One flavor at a time, said I to myself as I reluctantly set aside the walnuts.

We’ll see how these muffins go over. I baked them in regular sized tins, but they would have made perfectly fine mini muffins as well. Kat sure liked them–she had one for dessert after dinner tonight and pronounced them to be, “Supendous.”

Yeah, she’s got a great vocabulary for a five year old, even if she spoke while she was chewing and left the “t” out of the word. (I choose to believe that lost “t” came about because of that little issue of “talking with the mouth full of muffin.”

At any rate, here are some mighty fine vegetable and fruit-based muffins, perfect for using up the late summer bounty of squash and carrots that are pouring in from a garden near you. These bake up to be moist without being soggy, flavorful without any of the spices dominating, with cute little flecks of dark green and orange suspended in a light brown matrix of spongy cake-like goodness and little chewy amber or garnet colored fruit bits that give a burst of concentrated sweetness that is neither cloying nor insipidly distracting.

These are just damned fine muffins, that’s all there is to it.

Kat’s Zucchini-Carrot Muffins


2 cups white whole wheat flour or all purpose flour
1 1/2 cups whole spelt or regular whole wheat flour
2 teaspoons baking powder
1/2 teaspoon baking soda
1/2 teaspoon salt
1 teaspoon cinnamon
1/2 teaspoon powdered ginger
1/4 teaspoon cardamom
2 cups coarsely shredded zucchini (DON’T peel it! You’ll lose the pretty green flecks if you do!)
1 cup coarsely shredded carrot (peel that one, though)
1 cup packed light brown sugar
4 large eggs, beaten well
1/2 cup canola or other vegetable oil
1 teaspoon vanilla extract
3 drops orange oil (optional)
1/2 cup buttermilk
3/4 cup golden raisins
1/4 cup dried cranberries
1 cup chopped walnuts or black walnuts (optional)


Preheat the oven to 325 degrees F. Line muffin pans with paper liners–you will need enough pans to make 24 muffins, though to be honest, you may end up with only 21 muffins, depending on how well you fill the cups.

Whisk together the dry ingredients (from the flours to the cardamom) until they are well combined in one bowl.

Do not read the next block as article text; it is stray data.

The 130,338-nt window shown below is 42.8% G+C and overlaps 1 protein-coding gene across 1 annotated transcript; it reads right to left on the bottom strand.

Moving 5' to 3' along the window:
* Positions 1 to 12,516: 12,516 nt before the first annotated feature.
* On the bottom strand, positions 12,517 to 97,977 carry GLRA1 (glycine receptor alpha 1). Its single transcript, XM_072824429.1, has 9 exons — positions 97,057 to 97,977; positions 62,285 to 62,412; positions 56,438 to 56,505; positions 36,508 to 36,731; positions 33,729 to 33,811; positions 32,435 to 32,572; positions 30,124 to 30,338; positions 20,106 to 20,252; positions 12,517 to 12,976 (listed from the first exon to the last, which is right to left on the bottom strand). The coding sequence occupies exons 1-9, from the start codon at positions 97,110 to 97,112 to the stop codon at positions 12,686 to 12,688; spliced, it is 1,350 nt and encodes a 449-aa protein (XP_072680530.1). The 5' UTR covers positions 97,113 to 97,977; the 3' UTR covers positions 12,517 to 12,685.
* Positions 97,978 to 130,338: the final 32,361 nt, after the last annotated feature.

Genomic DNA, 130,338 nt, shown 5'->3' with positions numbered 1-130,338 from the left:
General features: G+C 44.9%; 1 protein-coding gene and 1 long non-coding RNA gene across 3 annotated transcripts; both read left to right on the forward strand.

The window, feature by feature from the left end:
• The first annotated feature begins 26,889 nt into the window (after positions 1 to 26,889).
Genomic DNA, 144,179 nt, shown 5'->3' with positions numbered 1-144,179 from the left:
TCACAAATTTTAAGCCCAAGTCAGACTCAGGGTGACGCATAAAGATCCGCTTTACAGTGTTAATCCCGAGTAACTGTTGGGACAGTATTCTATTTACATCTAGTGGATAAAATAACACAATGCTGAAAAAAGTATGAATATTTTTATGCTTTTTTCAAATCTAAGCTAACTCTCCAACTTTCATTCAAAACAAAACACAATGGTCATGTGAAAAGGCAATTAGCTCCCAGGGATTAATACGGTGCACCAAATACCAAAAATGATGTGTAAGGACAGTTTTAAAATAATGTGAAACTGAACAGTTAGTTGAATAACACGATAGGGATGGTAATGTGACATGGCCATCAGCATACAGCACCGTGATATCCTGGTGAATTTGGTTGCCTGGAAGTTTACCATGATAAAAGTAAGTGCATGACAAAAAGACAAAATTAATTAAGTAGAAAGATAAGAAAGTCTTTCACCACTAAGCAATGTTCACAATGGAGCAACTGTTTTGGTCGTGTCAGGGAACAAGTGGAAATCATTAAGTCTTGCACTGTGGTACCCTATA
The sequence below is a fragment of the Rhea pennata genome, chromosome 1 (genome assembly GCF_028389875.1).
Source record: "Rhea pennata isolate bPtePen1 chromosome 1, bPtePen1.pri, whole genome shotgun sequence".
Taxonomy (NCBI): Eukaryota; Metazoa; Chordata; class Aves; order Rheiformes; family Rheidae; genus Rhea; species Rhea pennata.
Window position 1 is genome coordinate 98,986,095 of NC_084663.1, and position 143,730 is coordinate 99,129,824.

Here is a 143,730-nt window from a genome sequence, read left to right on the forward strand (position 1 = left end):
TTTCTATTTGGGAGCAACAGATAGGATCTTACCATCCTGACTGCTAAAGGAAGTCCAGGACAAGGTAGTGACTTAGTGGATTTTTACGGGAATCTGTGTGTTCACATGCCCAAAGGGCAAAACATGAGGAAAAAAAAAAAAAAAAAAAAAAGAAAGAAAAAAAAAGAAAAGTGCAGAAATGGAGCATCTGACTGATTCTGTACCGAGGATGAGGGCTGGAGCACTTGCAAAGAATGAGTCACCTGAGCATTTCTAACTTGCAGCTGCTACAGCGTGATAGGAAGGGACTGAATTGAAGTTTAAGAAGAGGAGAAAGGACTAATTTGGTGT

In another bowl, whisk together the vegetables, sugar and eggs until well combined, then stir in the vegetable oil, extract/orange oil, and buttermilk, and whisk lightly. Then stir in the fruits and if you are using them, the nuts.

Sprinkle the dry ingredients into the wet ingredients bowl, and stir until well combined. Don’t beat the batter and don’t even stir more than you absolutely need to–you don’t want to encourage gluten formation here–that makes for tough muffins. And no one wants a tough muffin. No one.

After you have it all mixed together, spoon the batter into the lined muffin cups and bake for between 15-20 minutes. Muffins are done when lightly browned on the top and a toothpick inserted into the center comes out clean. Cool in the pan for ten minutes then remove from pan and finish cooling on a wire rack. Store in an airtight container and serve within 24 hours.

Makes 21-24 muffins.


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  1. Hooray you’re back! These muffins look delicious. And I just cannot believe you when you say Kat is turning five. How is that even possible?

    Comment by Christine — September 15, 2011 #

  2. These look wonderful. I may try them for a potluck this weekend.

    Comment by Ardene — September 15, 2011 #

  3. Welcome back! We missed you. I am not prepared for Kat turning 5 and in kindergarden. Where did the time go.

    These muffins sound wonderful. A friend’s son just moved to my campus. I just sent him email asking what he thinks about raisins, nuts & cranberries. As soon as I get an answer I want to try making them. I figure a group of hungry college boys will make them disappear in no time. Of course I will have to taste test one or three for myself before they are sent off.

    Comment by Maureen — September 15, 2011 #

  4. Hey, everyone! It’s hard to believe that Kat is five for me, too. It just seems like yesterday that she was on my lap nursing almost constantly, and curled up asleep with me at night, a bundle tinier even than the smallest of our cats. (She was a wee baby and our cats are generally big cats….)

    As for the muffins–they were a great success. All were eaten and Ms. More, Kat’s teacher all but begged me to make another batch of them for one of the snacks for next week. Who am I to refuse?

    But I still think that black walnuts or walnuts would make them even more tasty….

    Comment by Barbara — September 16, 2011 #

  5. Oh those sound so yummy. My grandson Owen just turned 5 too, and started kindergarten. We are moving down to Tennessee to be closer to family and I’m going to remember this recipe. “Supendous” is one of his favorite words and he also loves helping me bake in the kitchen and I can’t wait to try these.

    Comment by Mardel — September 18, 2011 #

  6. I’m glad you’ve been busy and happy. 🙂 And that the muffins moved.

    My first grade son’s class had a multi-ethnic feast day on Friday, with gracious space for children who were scawed of Alien Food and variety for those who like trying things. I brought kalbi and rice and turnip namul and (for the interesting howwow) kim chee.

    Comment by Mary Ann Dimand — September 25, 2011 #

  7. What great treats for the kids and seemingly healthy too which is usually my aim when i prepare treats for the kids. I’m sure those muffins were cleared in no time! All the best from Canada!

    Comment by Amy @ Flex Belt — November 21, 2011 #

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    Comment by Bond — April 29, 2012 #